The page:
Towing stability

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Geotrash

Dave
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www.tsbsearch.com/Chevrolet/21-NA-199

If gm went through the trouble to replace the original 19x degree thermostat in the trans with a cooler one, one would think any temp over the 194 or 195 would not be good for the transmission.
The problem with the original thermostat was that by the time the fluid gets to the point of opening the thermostat, it may be well on its way to spiking much higher under some circumstances - e.g. stop and go traffic on a hot day, climbing a mountain with a full load, towing, etc. Opening the thermostat 10,20,30 degrees cooler gives the coolers a chance to take more heat out of the system earlier, creating more thermal headroom, thereby reducing the spikes where fluid breakdown happen at a much faster rate, significantly.
 
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tagexpcom

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Last Aug 2023 we purchased a used 2021 Yukon Denali w/6.2L and it did not have towing package or enhanced cooling that we could find. It's the magnetic (but no air) ride, 22" wheels, middle level Denali customization level.

Before purchase, the dealer let us tow our 5300lb 7 x 14 cargo trailer -> camper up our local mountain (Mt Ashland, Southern Oregon) at 107F ambient / middle of afternoon. It's a ~10mile, 6% grade. We pulled it at 60mph all the way.

The transmission reached 200F on the car gauge which I understand is perfectly OK for short duration (15min), maybe 3 times a year. So we were sold - doesn't seem we need extra cooling.

Since then we've towed ~4,000miles over and around Southern Oregon / North-Middle CA mountains in more normal temps (80F hi) and I've not seen it go over 180F transmission temp and even then this was short duration - just when going up these 5-10 mile 6% grades.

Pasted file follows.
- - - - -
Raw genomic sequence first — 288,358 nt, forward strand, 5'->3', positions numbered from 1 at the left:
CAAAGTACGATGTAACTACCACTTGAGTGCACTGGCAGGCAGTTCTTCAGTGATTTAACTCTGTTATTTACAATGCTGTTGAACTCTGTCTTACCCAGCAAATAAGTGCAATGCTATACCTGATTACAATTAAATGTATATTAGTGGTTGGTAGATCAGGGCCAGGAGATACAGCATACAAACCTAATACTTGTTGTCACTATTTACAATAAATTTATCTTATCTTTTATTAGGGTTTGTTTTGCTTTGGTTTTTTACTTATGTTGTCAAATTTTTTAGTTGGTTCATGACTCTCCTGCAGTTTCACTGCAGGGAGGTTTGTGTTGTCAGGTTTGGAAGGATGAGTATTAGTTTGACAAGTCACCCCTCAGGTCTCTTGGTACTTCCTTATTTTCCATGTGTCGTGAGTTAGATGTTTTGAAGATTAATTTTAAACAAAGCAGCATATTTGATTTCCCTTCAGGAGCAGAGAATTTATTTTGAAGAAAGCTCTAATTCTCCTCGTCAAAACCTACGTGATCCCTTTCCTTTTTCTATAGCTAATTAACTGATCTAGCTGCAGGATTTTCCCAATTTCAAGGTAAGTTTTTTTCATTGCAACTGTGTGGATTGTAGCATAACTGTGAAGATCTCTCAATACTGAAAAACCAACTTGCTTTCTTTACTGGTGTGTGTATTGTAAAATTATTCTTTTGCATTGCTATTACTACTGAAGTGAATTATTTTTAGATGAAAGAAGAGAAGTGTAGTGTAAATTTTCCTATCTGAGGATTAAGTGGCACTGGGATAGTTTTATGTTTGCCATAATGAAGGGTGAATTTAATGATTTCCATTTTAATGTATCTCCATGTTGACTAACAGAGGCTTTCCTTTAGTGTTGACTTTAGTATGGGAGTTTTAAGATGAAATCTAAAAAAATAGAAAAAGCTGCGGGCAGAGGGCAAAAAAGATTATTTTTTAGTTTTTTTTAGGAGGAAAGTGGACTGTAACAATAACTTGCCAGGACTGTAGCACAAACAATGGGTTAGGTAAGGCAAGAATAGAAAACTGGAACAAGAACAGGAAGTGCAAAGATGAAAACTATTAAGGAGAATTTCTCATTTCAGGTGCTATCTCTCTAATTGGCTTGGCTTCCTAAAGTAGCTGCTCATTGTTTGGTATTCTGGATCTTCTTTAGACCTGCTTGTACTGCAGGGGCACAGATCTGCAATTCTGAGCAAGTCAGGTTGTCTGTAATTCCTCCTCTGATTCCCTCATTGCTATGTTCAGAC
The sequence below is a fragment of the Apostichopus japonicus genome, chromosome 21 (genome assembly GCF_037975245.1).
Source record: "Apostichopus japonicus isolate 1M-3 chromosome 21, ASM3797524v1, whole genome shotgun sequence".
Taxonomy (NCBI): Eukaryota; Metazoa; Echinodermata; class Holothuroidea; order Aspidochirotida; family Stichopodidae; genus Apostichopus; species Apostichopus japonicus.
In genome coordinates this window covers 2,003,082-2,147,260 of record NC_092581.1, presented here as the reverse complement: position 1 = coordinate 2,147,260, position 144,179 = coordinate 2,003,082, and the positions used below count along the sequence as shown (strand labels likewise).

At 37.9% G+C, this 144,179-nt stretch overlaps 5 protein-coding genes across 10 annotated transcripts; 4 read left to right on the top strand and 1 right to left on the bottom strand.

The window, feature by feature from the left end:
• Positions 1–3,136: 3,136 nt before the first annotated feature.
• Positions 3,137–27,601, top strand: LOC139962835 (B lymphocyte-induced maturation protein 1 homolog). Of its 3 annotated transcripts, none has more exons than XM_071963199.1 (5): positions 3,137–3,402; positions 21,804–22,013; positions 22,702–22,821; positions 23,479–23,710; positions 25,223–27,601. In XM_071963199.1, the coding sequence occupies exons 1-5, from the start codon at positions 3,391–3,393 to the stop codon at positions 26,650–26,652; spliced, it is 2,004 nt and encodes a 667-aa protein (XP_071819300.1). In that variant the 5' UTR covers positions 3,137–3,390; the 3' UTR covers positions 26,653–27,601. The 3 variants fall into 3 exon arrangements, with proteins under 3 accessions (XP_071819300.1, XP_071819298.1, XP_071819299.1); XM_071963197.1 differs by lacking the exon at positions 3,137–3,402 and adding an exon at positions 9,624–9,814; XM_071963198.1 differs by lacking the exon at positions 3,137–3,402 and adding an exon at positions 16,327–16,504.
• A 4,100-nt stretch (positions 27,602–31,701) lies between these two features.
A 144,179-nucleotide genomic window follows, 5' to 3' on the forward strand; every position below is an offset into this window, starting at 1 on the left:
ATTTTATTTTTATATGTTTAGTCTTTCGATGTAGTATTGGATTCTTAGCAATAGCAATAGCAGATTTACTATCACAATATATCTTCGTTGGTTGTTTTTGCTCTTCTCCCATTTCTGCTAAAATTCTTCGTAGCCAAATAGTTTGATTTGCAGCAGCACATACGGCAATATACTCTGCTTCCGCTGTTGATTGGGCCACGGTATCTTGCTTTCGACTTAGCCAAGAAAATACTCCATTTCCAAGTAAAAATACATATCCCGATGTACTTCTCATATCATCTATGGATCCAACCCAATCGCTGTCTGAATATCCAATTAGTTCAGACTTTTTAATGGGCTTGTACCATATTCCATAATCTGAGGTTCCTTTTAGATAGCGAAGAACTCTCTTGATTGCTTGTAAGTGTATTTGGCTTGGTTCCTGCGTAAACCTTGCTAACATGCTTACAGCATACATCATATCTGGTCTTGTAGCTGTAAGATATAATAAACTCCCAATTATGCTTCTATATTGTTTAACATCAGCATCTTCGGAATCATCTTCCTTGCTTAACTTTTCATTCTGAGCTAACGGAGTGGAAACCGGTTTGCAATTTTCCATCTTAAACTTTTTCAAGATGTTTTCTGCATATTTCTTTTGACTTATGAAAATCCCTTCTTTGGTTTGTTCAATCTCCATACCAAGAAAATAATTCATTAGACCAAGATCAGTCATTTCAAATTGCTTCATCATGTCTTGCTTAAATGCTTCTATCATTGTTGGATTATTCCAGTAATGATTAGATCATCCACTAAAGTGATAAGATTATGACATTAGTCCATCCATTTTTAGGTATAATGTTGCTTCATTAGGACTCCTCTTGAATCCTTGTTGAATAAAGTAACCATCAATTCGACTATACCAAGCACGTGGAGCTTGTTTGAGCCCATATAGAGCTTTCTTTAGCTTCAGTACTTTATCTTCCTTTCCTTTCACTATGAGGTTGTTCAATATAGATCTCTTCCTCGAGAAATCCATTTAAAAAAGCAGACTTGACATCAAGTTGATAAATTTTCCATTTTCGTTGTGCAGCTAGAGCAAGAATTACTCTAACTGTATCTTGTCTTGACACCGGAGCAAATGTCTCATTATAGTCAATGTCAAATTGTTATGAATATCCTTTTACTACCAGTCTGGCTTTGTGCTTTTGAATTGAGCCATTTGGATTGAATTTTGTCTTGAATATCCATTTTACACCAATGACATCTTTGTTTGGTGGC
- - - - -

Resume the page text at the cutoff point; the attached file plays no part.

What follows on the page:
Maybe a 2021 Denali with 6.2L/10-speed naturally has good cooling or maybe this is standard for Yukons?
 
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Geotrash

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“GM's in-house towing team expert provided RV Clinic with this statement:
The max allowable automatic transmission fluid temperature is dictated by the ATF itself.
The ATF begins to degrade significantly above 270F, so we design vehicles so that in all but the most extreme conditions, the ATF temperature in its sump stays below 270F.

We allow for up to 285 degrees F in extreme conditions (i.e. towing a trailer with combination loaded at GCWR in Death Valley). But for customer usage anywhere else in the country, even at GCWR, transmission sump temperature should stay well below 270 degrees F. Above this point, certain internal components, such as seals, begin to disintegrate rather quickly. Although newer synthetic fluids can withstand higher temperatures we still recommend 270F as a maximum temperature.”

1st: ATF in the sump is NEVER the hottest ATF in the transmission, especially under heavy duty use.
2nd: he mentions that ATF begins to degrade significantly above 270F,
meaning that any ATF in the transmission over 270F is beginning to degrade 'significantly'
3rd: he mentions that in Death Valley, GM allows for up to 285F.
4th: he then mentions that internal components, such as seals, begin to disintegrate rather quickly above 270F.

To oversimplify, I recommend keeping the ATF under 221F, anywhere in the world.
I don't see how my recommendation hurts any end user of ANY ATF.
Agreed. But it's still helpful guidance. The hottest fluid temp will be where the fluid exits the TC, of course. GM's guidance for that is 350º absolute max with a 300ºF redline with Dexron VI. All of those trans fluid temp charts of doom on the interwebz are for older fluids. My personal max (as in, pull over and let it idle until the temp comes down), is 235ºF.

With the current setup on my '12 Yukon XL towing 7500 lbs, my trans temp stays around 196º on the highway in the summer and rises to 210ºF in stop and go traffic. I have seen very rare spikes to 235ºF on very hot days at the top of a mountain pass (both here in the east and out west), and I'm okay with that. I change my fluid every 20K on the towing rig. I'm running a Derale 13960 cooler now that's mounted below the bumper, but the numbers were very similar with the factory cooler. The reason I moved the cooler was because having it in front of the radiator was causing problems for me in keeping the engine cool. Mine puts out about 50hp more than stock, which was just enough extra heat to create coolant temp anxiety. Now, I have no more issues. It stays nice and cool.
 

Geotrash

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Last Aug 2023 we purchased a used 2021 Yukon Denali w/6.2L and it did not have towing package or enhanced cooling that we could find. It's the magnetic (but no air) ride, 22" wheels, middle level Denali customization level.